Obituary: Keith John Bratley, Life Member & Past CIWM President
Written on behalf of his family by his brother in law John Leaver.
It is with deep personal and family sadness that I have to inform you of the passing of Keith Bratley a Fellow, Life Member and former President of the Institute. Keith passed away peacefully at his home in Cawthorne, Barnsley on the 6th August following a short illness at the age of 86.
Keith was born in the steel City of Sheffield in 1937 the youngest of two siblings. He was just two years old when WW2 began and he told stories of him and his family hiding in an underground shelter in the back garden of his home whilst his beloved City was being subjected to German bombing raids.
As he grew he developed an interest and fascination for motor vehicles and began assisting his father Jack repairing cars and vans for neighbours and friends.
It was no surprise therefore that upon leaving school at the age of 14 and with no academic qualifications he joined his father and began his career in wastes management by firstly assisting qualified mechanics and then serving a craft apprenticeship with Sheffield City Councils Cleansing and Baths Department.
Along the way he began studying at technical college and from a standing start he went on to achieve a Higher National Certificate in Mechanical Engineering, with endorsements, which enabled him to apply for and become a Chartered Engineer, an achievement that he was justifiably proud of. Following his apprenticeship he moved into his first managerial role as Transport Manager with Sheffield City Council and his professional life began.
Over the next 35 years Keith worked tirelessly in local government holding senior positions with the Greater London Council, Hertfordshire County Council, South Yorkshire County Council, West Midlands County Council and his final appointment with the West Yorkshire Waste Authority. After retiring from local government Keith went on to become a successful waste management consultant.
He was a pioneer in his chosen field of wastes management, particularly in the 1970s. He championed change in landfill operations when in 1974, for the first time, he introduced landfill compactors to the UK, which revolutionised and significantly improved the way waste was treated and enhanced. He also helped to ignite public interest in recycling when in 1977 he installed the first ever innovative glass recycling programme when he introduced the first ever Bottlebank in a Supermarket car park in his home City of Sheffield.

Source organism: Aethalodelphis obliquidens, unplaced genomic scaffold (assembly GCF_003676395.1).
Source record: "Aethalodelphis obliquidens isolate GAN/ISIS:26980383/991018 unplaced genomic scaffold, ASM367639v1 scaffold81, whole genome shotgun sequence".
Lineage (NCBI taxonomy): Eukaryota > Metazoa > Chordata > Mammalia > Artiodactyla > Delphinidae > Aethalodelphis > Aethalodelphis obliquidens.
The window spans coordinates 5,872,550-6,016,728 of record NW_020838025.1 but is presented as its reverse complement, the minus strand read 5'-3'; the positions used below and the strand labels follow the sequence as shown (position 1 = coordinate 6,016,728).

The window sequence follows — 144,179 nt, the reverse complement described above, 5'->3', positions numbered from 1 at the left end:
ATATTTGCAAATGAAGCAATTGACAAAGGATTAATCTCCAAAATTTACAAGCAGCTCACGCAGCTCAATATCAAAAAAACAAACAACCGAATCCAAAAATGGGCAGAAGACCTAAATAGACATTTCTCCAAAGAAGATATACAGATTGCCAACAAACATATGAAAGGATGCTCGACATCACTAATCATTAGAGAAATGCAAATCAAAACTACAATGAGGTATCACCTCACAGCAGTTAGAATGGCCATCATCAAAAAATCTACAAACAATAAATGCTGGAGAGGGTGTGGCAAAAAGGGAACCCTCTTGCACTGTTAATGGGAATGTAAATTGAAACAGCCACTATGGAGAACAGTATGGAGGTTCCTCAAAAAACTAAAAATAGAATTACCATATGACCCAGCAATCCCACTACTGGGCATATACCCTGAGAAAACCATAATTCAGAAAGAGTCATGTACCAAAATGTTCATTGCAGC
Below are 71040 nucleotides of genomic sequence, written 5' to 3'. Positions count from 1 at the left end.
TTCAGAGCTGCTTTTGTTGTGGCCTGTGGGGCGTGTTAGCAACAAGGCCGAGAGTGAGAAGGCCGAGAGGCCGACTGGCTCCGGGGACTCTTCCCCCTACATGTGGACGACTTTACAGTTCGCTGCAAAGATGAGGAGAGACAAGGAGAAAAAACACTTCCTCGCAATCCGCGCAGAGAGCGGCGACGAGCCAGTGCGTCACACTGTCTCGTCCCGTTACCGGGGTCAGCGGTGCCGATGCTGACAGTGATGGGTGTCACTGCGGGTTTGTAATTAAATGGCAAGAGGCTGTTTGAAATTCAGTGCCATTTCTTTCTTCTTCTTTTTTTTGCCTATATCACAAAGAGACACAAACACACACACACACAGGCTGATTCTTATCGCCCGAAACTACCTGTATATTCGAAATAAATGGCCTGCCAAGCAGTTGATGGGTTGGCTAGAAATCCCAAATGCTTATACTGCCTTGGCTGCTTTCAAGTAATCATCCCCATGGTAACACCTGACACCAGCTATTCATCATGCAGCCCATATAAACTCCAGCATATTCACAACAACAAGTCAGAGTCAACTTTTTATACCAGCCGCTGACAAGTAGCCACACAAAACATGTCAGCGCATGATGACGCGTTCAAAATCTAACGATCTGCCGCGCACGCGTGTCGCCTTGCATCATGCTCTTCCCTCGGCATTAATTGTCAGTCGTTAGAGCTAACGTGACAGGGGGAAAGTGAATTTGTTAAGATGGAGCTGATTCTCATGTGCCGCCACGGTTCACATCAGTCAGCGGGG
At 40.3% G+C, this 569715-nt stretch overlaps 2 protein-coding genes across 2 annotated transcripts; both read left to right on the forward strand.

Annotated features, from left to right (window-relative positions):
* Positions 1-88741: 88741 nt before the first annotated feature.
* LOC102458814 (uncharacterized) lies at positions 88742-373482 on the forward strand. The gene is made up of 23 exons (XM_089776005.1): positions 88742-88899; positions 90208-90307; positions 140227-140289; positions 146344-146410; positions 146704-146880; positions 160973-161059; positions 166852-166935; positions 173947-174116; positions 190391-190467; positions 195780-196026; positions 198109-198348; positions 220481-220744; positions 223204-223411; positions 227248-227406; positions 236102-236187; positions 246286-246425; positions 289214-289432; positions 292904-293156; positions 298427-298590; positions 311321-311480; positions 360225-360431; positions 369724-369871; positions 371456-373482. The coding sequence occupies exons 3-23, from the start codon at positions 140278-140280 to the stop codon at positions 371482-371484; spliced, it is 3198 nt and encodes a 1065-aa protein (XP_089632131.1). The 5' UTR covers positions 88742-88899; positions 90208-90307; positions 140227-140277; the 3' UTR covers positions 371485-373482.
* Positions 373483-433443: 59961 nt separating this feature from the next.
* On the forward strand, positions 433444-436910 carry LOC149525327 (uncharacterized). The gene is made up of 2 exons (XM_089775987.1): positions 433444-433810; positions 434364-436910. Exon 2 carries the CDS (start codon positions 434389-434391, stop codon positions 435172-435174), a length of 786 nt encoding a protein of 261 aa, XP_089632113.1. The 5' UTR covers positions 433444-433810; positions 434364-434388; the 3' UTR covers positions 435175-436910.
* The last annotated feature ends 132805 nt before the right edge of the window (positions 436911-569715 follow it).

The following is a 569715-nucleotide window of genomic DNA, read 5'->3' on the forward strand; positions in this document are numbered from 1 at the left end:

His connection with the Institute began when he joined as a Student in 1963. He became an Associate Member in 1965, then later a Fellow in 1983 before a Fellow Retired in 2012. Keith received Life Membership in 2013.
He was also honoured by his peers in 1991 when he was installed as President of the Institute another achievement which gave him and his family both great satisfaction and treasured memories. He served the Institute in many different capacities throughout his membership years, regionally, nationally, and internationally helping to shape the organisation that it has become. He was proud to serve the membership watching it grow and mature.
Keith met the love of his life Pauline in 1955 and they were married for 49 years before she sadly passed in 2008. They were blessed with three amazing children, Karen, Kevin and Candice, whom he thought the world of. In turn, he was a very proud grandfather six times over and lived to see the birth of his very first great grandchild just a few weeks ago. His love for family life was shared by Pauline and his extended family have a great deal to thank them both for in that regard with their legendary get togethers at their various homes over the years.
And finally, I need to mention the other great love of Keith’s life his beloved football team Sheffield Wednesday (aka the Owls) whom he supported and followed for over 75 years. He was a season ticket holder at Hillsborough and has followed their highs and lows (regrettably more lows over recent years) without any loss of enthusiasm. He lived and was present to see the Owls win the recent play off final against their neighbours and local rivals Barnsley at Wembley in May this year.
In summary, Keith was an amazing individual, who from very humble beginnings emerged to be not only a champion of our great profession but also an irreplaceable human being. I am certain that his passing will leave a large gap in the lives of the people who were privileged to know him.